Dec 9, 2016

Travelogue - Hiroshima





"Till she was about 10 years old, she grew up like just another girl. She was strong & was a  member of athletic team in her school. In 1954, she developed swellings in her neck , ears and upon being admitted to hospital, was diagnosed with Leukemia and was given maximum of one year to live..  It was in hospital that she learned about the legend of folding a thousand origami cranes to have a wish fulfilled.. She completed 1000, but her wish to live further was not fulfilled. She died in 1955, when she was 12"  --  Remarked our guide Nobu (a native of Hiroshima) in an emotional, yet composed tone,  as she detailed the poignant story of Sadako Sasaki, a survivor of Atom bomb who went on to die later due to the effects of radiation she suffered when she was barely two years old

Sadako's Origami Cranes
















Hiroshima Atom bomb dome seen through
the peace memorial & flame

Immortalized by a monument dedicated to her next to the Hiroshima memorial peace park and decorated with Origami cranes, this is a place that can tell you in the most impactful way, the effects of nuclear weapons on humanity.   Her story is detailed in a famous book as well


An illustration depicting the immediate state of survivors 
















The infamous 'human shadow'. A person standing near a building during bombing apparently melted away leaving a shadow of his body on the building which was otherwise whitened due to bombing




The most famous landmark is the Atomic bomb dome, a building that miraculously survived the bombings.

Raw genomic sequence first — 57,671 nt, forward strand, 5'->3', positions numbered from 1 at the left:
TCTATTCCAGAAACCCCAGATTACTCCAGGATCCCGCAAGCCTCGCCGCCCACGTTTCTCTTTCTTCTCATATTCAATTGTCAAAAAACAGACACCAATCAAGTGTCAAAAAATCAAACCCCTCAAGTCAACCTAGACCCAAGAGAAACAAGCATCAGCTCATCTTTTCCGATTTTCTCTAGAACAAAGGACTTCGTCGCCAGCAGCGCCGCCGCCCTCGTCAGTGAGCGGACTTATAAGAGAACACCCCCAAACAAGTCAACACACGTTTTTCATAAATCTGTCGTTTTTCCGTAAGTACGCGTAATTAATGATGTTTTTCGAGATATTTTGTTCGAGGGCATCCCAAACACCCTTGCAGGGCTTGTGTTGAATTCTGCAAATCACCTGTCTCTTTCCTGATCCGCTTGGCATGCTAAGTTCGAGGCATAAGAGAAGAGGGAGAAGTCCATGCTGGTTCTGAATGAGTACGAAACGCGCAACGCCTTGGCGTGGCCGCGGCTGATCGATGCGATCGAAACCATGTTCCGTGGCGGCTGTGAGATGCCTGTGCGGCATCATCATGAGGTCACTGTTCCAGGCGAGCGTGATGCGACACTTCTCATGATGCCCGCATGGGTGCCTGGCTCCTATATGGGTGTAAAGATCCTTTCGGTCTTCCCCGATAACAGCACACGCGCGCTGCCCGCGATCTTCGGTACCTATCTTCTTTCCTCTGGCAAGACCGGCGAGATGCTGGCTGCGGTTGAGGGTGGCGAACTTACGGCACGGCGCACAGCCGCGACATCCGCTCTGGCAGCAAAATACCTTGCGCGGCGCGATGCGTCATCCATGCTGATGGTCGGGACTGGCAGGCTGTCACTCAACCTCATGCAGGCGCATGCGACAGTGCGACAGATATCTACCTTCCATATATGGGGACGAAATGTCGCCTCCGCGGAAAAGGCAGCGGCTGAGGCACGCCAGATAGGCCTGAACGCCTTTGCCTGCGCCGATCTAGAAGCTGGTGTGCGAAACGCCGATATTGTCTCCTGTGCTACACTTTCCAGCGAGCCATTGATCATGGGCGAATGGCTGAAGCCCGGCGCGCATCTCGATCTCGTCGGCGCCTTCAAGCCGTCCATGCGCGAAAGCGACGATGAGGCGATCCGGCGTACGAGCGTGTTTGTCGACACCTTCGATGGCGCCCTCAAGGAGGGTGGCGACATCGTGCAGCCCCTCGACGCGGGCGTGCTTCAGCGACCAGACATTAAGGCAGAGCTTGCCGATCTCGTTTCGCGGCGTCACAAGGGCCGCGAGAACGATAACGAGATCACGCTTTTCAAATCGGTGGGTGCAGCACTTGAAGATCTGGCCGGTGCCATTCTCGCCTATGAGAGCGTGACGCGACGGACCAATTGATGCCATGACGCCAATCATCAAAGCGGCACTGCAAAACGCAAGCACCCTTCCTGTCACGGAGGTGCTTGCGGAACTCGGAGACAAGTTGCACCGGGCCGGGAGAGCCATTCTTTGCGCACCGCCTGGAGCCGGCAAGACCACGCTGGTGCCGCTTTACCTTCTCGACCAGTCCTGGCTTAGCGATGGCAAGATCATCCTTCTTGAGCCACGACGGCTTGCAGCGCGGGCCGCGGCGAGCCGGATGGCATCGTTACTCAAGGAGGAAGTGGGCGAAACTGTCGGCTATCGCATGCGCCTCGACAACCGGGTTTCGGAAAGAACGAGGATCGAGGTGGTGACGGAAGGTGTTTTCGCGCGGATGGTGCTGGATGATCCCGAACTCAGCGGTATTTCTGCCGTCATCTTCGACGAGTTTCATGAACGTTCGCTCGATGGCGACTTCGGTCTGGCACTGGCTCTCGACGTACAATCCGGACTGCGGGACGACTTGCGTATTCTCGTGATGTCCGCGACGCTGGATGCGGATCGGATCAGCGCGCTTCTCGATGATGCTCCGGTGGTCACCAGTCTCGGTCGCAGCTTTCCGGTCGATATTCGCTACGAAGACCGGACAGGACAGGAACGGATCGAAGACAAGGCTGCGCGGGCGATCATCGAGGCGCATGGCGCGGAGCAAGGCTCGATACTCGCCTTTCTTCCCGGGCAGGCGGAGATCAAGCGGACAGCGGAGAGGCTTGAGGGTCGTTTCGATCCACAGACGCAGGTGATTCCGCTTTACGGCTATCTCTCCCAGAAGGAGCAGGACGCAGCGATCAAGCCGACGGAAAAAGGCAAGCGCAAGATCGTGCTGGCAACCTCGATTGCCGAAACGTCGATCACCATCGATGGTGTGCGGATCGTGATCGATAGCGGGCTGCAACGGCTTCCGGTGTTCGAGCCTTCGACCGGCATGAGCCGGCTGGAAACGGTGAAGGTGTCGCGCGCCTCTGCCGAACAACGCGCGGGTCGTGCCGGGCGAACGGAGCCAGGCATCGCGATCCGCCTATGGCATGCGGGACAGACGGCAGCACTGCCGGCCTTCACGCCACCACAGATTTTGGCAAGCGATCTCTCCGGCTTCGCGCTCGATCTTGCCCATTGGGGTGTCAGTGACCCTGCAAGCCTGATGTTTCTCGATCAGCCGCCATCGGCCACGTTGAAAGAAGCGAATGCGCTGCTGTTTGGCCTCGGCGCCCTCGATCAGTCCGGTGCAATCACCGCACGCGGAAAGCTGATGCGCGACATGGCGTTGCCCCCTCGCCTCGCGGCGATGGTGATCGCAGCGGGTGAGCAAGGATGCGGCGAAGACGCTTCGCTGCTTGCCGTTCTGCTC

The peace museum is perhaps at the heart of the pacifist doctrine that has been a part of Japanese Politics after the war.  It details various tales of survivors, people who perished and the tale of destruction & radiation effects that has impacted the city ever since.


I asked Nobu, 'Whats taught in Japanese schools about Japan's role in war' . She told it is taught not in a straightforward way. Japanese attacks are portrayed as attacks on military installations, while the US bombings were taught as attack on civilians.. She also told that in this age of internet, it has become easy for people to access information. But there is no right or wrong answer about these events in Japan. Indeed Obama also stopped short of apologizing for this act on civilians.

Hiroshima , city of seven rivers has come a long way from that fateful day in 1945.  City has hosted Asian games in 1994, hosted a number of world leaders, the latest being Barrack Obama this year.  Hiroshima is the headquarters of Mazda motor corporation as well. Unlike the other major Japanese cities, Hiroshima does not have a subway system. Nobu attributed that to the fact that city is in a river delta & it is not suitable to build subways because of the watery nature of soil.  A few tram coaches which survived the bombing is still being run today as a memorial

After Obama's visit this year, Shenzo Abe, the Japanese PM is set to visit Pearl Harbour later this year. It is indeed a remarkable gesture aimed at reconciling differences over a troubled past.



Hiroshima is a place which can remove even traces of extremism or war mongering from a human soul.. Indeed 6th Aug 1945 was a day when humanity stood still.
Hiroshima trip was my first experience with 'Shinkansen' (Bullet Train ) as well. 330 KM from Osaka to Hiroshima was done in about 80 minutes. Have to say that, it is indeed an engineering marvel.

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AmsterdamBrussels,  Osaka,  Hiroshima,  Cyprus,  Budapest RomeBali, HamburgBerlin,  PragueCairo,  Alexandria,  Hallstatt,   SalzburgVienna,  Dachau,  St Petersburg,  MoscowIstanbul,  SeychellesVizag

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